Meditation Four incorporates one of the richest childbirth scriptures there is. When Hannah was unable to have a child, she prayed to God, saying that if God would give her a child, she would give him to the Lord “for all the days of his life.” (I Samuel 1:11, NIV) Hannah didn’t merely give Samuel to God figuratively or intellectually or emotionally. She physically gave Samuel to God with all Hannah’s being. Hannah’s action also marks her spiritual discernment about God’s gift of Samuel to Hannah. Though one of God’s most majestic gifts to parents is a child, the child always belongs to God. We sometimes forget this after the child is born and has lived with us for a while. Hannah made a giant leap of faith so that she would never forget it.
Meditation Five explores the birth of Moses. Exodus 2:1-10 contains one of the sweetest stories in scripture because it speaks to the love of a mother. It is also one of the most dramatic scriptural childbirth accounts. Moses’ mother Jochebed, willing to do anything to save her baby’s life, prepared a papyrus basket that placed Moses in the hands of Pharaoh’s daughter and saved his life. She was willing to give him up to rescue him.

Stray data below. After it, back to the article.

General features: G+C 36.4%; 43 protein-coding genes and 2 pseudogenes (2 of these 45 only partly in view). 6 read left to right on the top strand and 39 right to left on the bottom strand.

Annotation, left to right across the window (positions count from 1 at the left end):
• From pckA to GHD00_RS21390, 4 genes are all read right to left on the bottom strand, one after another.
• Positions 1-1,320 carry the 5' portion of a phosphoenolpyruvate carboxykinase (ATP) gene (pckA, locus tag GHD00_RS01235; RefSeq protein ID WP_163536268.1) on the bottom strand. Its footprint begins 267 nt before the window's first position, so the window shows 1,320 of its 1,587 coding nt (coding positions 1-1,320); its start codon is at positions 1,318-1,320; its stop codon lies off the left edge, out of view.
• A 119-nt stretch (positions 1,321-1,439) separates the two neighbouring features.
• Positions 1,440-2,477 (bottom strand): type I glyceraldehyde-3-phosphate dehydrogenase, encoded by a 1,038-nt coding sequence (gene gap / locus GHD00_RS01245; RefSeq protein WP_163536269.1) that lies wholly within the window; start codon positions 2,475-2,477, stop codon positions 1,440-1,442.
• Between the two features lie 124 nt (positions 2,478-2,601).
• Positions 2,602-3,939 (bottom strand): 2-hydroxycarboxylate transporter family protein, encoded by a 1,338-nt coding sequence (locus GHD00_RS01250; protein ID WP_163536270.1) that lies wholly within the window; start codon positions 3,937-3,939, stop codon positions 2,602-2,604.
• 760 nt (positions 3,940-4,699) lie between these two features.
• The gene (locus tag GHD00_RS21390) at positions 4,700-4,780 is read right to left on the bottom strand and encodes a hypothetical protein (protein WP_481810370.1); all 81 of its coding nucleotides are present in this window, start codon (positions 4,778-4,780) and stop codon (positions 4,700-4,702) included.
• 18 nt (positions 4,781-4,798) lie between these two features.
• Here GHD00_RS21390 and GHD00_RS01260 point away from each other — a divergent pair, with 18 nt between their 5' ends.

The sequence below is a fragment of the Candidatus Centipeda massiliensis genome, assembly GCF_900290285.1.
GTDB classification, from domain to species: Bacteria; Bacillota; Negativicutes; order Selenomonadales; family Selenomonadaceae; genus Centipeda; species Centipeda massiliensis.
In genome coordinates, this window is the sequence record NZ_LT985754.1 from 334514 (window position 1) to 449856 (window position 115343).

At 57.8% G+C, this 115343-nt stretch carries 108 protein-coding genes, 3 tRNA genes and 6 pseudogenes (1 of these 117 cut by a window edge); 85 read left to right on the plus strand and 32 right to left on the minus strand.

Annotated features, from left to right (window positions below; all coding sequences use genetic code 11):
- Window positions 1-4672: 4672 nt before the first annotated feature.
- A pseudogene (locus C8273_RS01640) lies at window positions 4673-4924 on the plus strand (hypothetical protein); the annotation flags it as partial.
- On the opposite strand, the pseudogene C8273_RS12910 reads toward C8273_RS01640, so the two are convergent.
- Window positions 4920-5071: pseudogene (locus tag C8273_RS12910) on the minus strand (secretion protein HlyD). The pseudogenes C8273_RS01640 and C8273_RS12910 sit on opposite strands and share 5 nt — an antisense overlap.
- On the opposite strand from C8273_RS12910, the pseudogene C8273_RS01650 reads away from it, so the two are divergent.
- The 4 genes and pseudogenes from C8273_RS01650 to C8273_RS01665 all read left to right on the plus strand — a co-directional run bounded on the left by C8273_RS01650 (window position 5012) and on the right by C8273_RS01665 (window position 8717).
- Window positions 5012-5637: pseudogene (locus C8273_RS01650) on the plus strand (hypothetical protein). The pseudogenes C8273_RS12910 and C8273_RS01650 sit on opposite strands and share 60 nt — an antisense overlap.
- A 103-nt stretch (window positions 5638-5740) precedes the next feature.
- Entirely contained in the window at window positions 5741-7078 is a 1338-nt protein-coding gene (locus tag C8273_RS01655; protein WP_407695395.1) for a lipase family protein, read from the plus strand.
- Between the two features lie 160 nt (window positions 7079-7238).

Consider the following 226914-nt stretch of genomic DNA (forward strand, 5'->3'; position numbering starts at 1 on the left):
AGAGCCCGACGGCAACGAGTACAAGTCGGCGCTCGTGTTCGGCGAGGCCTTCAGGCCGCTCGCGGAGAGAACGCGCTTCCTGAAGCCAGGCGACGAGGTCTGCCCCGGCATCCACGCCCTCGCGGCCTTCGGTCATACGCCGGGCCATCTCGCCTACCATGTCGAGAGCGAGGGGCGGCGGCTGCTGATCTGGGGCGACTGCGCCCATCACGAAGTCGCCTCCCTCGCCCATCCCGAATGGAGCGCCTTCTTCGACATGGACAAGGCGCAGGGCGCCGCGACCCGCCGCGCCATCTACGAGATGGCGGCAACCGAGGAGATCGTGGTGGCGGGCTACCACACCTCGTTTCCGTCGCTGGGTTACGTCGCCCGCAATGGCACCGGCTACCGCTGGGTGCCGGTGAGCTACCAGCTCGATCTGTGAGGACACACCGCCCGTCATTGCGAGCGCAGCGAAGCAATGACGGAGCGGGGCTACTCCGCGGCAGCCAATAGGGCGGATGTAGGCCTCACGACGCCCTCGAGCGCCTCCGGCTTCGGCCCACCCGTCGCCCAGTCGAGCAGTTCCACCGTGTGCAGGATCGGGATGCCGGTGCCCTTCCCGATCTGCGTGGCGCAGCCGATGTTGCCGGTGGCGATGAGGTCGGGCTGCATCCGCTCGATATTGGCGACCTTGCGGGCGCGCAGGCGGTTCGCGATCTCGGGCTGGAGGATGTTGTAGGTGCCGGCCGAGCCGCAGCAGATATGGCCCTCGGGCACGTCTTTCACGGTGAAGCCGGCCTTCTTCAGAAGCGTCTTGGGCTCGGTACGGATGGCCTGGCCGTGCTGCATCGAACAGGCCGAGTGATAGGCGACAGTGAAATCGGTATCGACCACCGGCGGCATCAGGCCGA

Meditation Six focuses on the birth of Jesus as told in Matthew 1:18-24; 2:1-23 and in Luke 2:4-16. The nativity of Jesus blends the majesty and the lowliness of birth. Jesus was visited by wealthy wise men from the east who brought fine gifts and bowed before the Christ child. And he was visited by hardworking shepherds to whom the angelic chorus had appeared. Birth is a great equalizer. A child is a miraculous gift from God to all people, regardless of rank or station in life. “Glory to God in the highest heaven.”